HOUSTON — More than 200 concertgoers who say they were injured in the Astroworld Festival tragedy have filed lawsuits through attorneys Ben Crump and Alex Hillard.
They're suing Live Nation, the largest event promoter in the United States, and headlining artist Travis Scott.
Crump confirmed they're now representing 93 new victims in lawsuits filed on Friday.
"Families lost their high school children, their college children, people were injured greatly and nobody should ever die from going to a concert," Crump said. "So this lawsuit is not justice about getting justice for them, but it’s about making sure that the promoters and the organizers know that you can not allow this to ever happen in the future."
The lawsuits claim victims suffered from various mental and physical injuries as well as psychological trauma. Four clients came forward during a press conference Friday to share their experiences.
VIDEO: Astroworld Festival victim Dishon Issac, 31, describes crowd atmosphere before Travis Scott took the stage. He recalls pushing, shoving, fights breaking out and water bottles being thrown.
"Never see so many people on the ground, fighting for their life," Gertrude Daughtery said. The 59-year-old grandmother said she was on the ground for more than 15 minutes as she called for help.
Crump said she left with injuries to her shoulder, legs and ankles.
"I just literally thought I was going to die," Daughtery said. "I never thought going out to an entertainment would be such a disaster. It was a nightmare that I'll never forget. I can't sleep at night, every time I close my eyes, I see it."
Uniqua Smith, 34, said she was toward the left side front of the Utopia Mountain stage when Travis Scott started to perform.
"I remember being crushed from every side by human bodies all around me," Smith said.
She said people around her were struggling to remain standing, some appeared to be struggling to breathe. And as she tried to make her way out of the crowd, Smith said she came across a woman who had gone unconscious.
Smith, who is a mother of teenage twins, said she was trapped in the chaos without phone service or a way home until about 2:45 a.m.
"It was truly one of the most traumatizing experiences of my life."
VIDEO: Astroworld Festival victim Uniqua Smith, 34, describes trying to escape the crowd and being stranded in the "mayhem and madness" for several hours.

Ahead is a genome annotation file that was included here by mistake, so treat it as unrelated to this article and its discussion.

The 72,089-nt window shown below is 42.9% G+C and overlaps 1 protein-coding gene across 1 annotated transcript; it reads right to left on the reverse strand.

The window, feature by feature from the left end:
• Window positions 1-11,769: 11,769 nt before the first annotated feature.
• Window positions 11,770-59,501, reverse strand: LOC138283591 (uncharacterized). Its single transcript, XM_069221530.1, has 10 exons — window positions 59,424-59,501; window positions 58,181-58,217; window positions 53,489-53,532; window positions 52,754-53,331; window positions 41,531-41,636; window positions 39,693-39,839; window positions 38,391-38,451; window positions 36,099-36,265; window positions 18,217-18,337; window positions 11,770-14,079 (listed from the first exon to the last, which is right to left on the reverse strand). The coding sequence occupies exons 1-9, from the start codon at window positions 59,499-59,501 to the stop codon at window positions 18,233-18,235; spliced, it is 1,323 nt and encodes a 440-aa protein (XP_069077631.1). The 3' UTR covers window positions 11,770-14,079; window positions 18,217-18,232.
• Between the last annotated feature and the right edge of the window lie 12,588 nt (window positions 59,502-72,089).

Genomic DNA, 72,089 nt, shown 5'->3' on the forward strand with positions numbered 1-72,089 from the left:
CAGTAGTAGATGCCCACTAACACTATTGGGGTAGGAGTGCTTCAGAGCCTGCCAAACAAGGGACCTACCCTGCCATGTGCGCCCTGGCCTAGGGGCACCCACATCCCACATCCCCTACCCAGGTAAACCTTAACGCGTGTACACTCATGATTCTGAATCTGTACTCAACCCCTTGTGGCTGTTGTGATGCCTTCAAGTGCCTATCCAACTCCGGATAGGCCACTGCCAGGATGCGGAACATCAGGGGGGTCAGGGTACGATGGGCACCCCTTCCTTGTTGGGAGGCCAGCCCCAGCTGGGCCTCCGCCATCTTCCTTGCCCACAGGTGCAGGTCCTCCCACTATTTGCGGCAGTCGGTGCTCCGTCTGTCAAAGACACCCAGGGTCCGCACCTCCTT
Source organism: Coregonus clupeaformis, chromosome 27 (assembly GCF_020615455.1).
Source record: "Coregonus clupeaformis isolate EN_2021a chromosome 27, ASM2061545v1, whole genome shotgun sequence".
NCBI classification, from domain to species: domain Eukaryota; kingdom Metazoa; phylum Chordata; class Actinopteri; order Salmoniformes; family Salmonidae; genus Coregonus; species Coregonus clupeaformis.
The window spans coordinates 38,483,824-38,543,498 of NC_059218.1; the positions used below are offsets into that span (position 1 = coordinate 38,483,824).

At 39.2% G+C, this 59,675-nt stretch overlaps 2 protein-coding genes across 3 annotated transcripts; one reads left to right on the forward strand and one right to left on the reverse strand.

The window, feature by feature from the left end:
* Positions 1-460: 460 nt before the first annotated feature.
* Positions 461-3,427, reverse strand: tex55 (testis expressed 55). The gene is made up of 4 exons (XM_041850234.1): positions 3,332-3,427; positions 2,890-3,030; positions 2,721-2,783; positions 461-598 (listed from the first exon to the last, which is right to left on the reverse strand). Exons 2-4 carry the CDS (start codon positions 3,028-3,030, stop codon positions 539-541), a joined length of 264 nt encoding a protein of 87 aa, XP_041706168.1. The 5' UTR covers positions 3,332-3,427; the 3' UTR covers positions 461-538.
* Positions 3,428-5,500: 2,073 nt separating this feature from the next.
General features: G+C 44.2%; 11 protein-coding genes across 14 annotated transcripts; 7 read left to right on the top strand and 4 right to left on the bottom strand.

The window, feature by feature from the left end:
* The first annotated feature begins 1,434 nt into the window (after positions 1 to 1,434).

Among the Crump's clients is Ezra Blount, a 9-year-old boy who remains hospitalized in the intensive care unit at Texas Children's Hospital after being trampled.
The law firms had independent investigators go to NRG Park and survey the area where the festival was held. Crump said they described the grounds as a "war zone" littered with clothes, shoes and other personal items.
Hillard said the clients "underwent over 45 minutes of torture as they tried to escape feeling trapped, feeling like they would lose their lives."
"There was no plan in place for this to happen," Hillard said. "They are legally required as the organizers, the risks directors, the security personnel to protect over 50,000 people, and they didn't have a plan."
Hillard said that one lawsuit alone has 90 plaintiffs.
VIDEO: Astroworld Festival victim Reyna Iraheta, 25, explains she had safety concerns during the hours leading up to Travis Scott's concert.
Hillard said the private medical company the organizers hired were "egregiously understaffed" and equipped.
Houston Fire Department, Houston Police Department and other agencies continue to investigate the mass causality incident that left nine people dead and several others in life-threatening condition on the night of Nov. 5.
HFD confirmed at 300 concertgoers were treated on the scene at field hospitals.
Crump has a website for people who want to file claims related to the festival. He expects hundreds of other people to come forward.
VIDEO: Astroworld victim Gertrude Daughtery, 59, sustained multiple injuries during the crowd surge. She said "it was a nightmare I'll never forget."